Dwight apartment building fire forces dozens to evacuate

Fire originated in water-heater closet, residents claim alarms did not go off

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As the day was just beginning for most Berkeley residents, dozens of people who became homeless for the night were searching for a place to sleep.

The building at 2227 Dwight Way that caught on fire early Thursday morning was a six-unit apartment building that was home to an estimated 20 to 30 people, according to Ed Silva, a disaster relief volunteer for the Red Cross. An estimated nine people have become homeless as a result of the fire, according to Gil Dong, deputy fire chief for the Berkeley Fire Department.

The fire department’s preliminary investigation found that the fire began accidentally in a water-heater closet in the apartment building, according to a statement released by the city Thursday evening. Structural engineers from the city are still evaluating whether the building needs to be demolished, according to Dong. No one was injured, but he said the fire caused “heavy and significant damage,” burning through the building’s three floors and causing its roof to collapse. There are two structurally unsupported walls on the third floor that need to be evaluated, he said. Dong said the fire caused at least $1 million in damages.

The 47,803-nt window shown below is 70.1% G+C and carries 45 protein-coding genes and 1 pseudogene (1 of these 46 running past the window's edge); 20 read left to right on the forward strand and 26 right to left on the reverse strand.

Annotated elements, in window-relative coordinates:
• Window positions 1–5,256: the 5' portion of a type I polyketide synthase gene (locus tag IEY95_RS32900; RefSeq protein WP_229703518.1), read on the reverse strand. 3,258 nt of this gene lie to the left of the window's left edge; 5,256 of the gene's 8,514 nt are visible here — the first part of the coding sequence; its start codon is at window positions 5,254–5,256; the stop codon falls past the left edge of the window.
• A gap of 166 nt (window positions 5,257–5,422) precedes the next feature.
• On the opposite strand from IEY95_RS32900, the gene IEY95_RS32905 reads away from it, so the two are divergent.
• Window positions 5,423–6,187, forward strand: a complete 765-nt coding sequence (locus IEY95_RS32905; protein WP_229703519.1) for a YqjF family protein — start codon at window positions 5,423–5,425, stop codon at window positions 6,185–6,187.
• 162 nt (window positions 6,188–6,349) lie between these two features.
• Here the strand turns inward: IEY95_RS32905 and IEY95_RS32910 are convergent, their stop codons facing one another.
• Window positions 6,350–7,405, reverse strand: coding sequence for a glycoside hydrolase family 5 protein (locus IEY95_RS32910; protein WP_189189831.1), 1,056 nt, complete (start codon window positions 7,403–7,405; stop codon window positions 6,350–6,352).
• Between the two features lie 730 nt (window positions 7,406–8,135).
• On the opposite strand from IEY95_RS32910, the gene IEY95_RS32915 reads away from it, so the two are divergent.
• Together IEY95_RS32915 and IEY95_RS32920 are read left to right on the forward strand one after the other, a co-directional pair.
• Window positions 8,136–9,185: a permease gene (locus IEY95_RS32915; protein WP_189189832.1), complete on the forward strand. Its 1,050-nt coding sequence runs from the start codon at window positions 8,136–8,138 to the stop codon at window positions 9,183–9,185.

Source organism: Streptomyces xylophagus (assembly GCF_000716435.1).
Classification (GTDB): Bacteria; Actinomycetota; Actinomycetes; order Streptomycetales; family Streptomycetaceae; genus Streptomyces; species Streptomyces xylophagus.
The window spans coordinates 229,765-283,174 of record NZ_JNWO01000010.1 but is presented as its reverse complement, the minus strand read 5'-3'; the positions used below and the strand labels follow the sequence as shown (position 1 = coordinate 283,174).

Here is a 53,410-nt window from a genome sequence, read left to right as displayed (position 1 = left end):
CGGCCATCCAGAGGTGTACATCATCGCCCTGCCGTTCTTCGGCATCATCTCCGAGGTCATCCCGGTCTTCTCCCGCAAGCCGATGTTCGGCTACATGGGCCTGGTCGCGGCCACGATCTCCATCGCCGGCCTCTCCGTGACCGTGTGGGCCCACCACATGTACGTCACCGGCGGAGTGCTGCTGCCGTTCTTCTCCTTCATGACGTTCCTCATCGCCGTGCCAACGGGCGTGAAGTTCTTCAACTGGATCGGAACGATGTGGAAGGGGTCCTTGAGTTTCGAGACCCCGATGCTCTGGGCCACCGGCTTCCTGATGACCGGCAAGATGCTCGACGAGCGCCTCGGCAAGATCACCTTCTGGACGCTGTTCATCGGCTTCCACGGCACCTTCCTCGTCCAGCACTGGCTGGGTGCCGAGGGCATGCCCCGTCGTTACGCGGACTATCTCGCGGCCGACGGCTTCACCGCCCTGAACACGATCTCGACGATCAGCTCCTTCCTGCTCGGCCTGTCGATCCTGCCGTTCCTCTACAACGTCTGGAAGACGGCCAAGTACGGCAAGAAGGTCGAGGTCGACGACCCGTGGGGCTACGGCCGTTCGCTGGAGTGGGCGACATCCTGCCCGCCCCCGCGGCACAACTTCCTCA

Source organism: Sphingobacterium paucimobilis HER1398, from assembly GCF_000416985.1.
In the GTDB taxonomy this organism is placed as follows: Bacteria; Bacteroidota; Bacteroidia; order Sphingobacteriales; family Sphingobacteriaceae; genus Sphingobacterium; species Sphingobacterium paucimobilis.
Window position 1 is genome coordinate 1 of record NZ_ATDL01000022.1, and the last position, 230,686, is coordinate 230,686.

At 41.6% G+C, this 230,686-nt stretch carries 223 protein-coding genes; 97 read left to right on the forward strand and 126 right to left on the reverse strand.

“I lost everything,” said Mychal Kendricks, who lived on the bottom floor of 2227 Dwight.

Kendricks said found out about the fire and woke up when he heard people screaming in his building. He said he did not hear a fire alarm go off.

“Everyone got out okay, and we’re alright, despite the fact that the alarm never went off. But because the fire alarm was broken, we woke up to the smoke filling our room and had to run out, so we don’t have clothes or wallets or anything really. Just our pjs,” reads a Facebook event page made by three people who lived in the apartment complex.

Dong said the fire investigator will determine whether the fire alarms went off in the building.

Because some of the walls at 2227 Dwight are “leaning in a precarious manner,” Dong said the adjacent buildings have been “yellow-tagged,” according to Dong, so people cannot be inside for more than 10 minutes at a time. According to the statement from the city, residents of the neighboring buildings can enter with a police escort to retrieve their belongings.

A total of approximately 50 people, those from the burned building and the four neighboring buildings that were evacuated, have been displaced since Thursday morning.

Sarah Burns, Amruta Trivedi, Jaehak Yu and Oksana Yurovsky contributed to this report.


View Dwight Way apartment building fire in a larger map

Soumya Karlamangla is the city news editor.